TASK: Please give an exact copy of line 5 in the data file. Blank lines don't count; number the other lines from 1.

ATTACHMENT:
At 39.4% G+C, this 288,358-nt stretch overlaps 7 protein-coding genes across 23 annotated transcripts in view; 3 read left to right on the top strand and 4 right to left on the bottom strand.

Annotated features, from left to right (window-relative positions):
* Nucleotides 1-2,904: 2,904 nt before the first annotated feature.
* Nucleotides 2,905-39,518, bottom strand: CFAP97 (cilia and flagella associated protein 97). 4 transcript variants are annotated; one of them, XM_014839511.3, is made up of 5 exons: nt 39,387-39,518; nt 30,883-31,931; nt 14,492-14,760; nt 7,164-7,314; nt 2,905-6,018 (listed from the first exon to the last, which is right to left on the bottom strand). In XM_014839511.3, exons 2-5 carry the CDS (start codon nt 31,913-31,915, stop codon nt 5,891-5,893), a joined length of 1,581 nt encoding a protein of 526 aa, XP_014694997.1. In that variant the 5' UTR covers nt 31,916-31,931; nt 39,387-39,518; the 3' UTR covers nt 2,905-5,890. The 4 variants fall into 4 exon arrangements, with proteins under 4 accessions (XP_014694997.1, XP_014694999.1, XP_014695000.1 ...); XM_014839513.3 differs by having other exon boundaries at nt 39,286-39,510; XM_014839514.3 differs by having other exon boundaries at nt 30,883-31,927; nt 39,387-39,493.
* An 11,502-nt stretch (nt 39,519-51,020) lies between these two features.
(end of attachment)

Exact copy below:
* An 11,502-nt stretch (nt 39,519-51,020) lies between these two features.